Worker status blame shifts
Attention business owners: Beginning this week Louisiana law requires added steps and paperwork to confirm citizenship of employees as being those legally residing and working in the United States.
During their regular 2011 session, state legislators built on existing federal law by specifying that in addition to having picture identification to verify a hire’s right to work in Louisiana, employers must now see a U.S. birth certificate or certified birth card, a naturalization certificate, certificate of citizenship, and a current alien resident receipt card or a U.S. immigration form I-94 with employment authorization stamp.
Requirements may be fulfilled by original copy or electronic filing with the federal E-Verify system. The new rules apply to both public and private employers.
Act 376 was introduced by state Rep. John Bel Edwards (D-Amite) and co-signed by 40 members of the state House including Reps. Damon Baldone (D-Houma), Jerry Gisclair (D-Larose) and Jerome Richard (NP-Thibodaux).
The measure passed the House by a vote of 95-10. Tri-parish delegates, in addition to Baldone, Gisclair and Richard that supported the measure included state Reps. Joe Harrison (R-Gray) and Sam Jones (D-Franklin). State Rep. Gordon Dove, (R-Houma) voted in opposition.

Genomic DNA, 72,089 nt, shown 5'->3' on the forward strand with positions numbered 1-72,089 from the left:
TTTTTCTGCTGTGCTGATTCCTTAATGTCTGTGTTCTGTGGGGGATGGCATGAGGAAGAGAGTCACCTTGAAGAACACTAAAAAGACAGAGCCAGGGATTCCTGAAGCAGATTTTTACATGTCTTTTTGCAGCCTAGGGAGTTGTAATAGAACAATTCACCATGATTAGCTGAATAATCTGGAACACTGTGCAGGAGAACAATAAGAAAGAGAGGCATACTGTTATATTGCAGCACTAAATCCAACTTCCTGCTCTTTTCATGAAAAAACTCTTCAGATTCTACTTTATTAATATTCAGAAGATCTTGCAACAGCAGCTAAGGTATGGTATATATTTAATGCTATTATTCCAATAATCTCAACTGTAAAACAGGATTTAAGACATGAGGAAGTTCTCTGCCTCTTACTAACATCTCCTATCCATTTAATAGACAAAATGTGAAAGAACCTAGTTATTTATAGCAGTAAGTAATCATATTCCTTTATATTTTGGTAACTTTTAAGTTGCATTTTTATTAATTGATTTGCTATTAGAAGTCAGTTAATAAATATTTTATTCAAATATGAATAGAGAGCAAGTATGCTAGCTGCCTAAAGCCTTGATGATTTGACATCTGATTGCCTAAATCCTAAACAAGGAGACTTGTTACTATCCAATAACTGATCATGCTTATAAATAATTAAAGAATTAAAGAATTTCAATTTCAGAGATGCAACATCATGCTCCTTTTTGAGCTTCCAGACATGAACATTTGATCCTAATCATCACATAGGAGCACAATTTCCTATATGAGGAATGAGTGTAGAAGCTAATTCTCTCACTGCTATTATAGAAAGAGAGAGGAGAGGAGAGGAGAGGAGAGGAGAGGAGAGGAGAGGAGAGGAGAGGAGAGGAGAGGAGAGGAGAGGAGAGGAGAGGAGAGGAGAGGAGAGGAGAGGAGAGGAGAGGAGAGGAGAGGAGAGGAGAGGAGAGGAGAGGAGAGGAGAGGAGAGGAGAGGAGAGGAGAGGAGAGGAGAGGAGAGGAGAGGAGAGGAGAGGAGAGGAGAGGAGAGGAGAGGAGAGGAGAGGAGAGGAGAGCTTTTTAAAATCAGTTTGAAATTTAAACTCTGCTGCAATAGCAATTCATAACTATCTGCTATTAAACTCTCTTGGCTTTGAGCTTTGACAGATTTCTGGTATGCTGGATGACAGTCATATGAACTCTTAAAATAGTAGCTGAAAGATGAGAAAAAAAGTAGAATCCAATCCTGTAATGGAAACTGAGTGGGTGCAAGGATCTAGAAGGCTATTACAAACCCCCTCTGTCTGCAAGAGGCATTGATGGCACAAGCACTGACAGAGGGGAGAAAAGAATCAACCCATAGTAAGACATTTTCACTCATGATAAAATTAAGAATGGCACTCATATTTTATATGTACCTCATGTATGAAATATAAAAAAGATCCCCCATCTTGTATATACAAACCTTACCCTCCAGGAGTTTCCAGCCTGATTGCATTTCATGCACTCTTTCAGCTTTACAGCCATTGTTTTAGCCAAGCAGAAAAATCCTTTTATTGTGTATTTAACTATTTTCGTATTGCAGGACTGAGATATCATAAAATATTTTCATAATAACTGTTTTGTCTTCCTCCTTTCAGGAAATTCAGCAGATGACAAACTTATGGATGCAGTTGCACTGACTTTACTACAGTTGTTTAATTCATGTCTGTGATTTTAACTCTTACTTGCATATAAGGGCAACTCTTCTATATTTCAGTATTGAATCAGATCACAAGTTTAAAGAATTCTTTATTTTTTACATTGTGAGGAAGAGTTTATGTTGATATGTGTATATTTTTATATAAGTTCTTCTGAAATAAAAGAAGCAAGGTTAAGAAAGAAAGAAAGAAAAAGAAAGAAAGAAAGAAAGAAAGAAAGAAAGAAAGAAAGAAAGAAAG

On the Senate side, final passage came with a 27-8-4 vote as state Sen. Norby Chabert (R-Houma) voted nay and state Sen. D.A. “Butch” Gautreaux (D-Morgan City) was among the four that were absent.
While we support an intention to help protect the rights and employment opportunities of those natural citizens and immigrants who have gone through appropriate steps to live and work here, we find it unfortunate that the government, through Act 376, has placed additional obligations and burdens on employers who could face fines of up to $2,500 and suspension of business license for non-compliance.
Contractors found to be in violation may be subject to cancellation of any public project and ineligible to take on municipal, parish or state projects for up to three years from the violation date.
Employers intentionally harboring illegal aliens by providing income and in some cases falsifying documents should be slapped with heavy consequences.
Unfortunately, as with most government actions, we fear it is the honest employers and employees who will pay the price by facing added expense and loss of productivity due to processing time required to satisfy the rules that keep bureaucrats in business at taxpayer expense.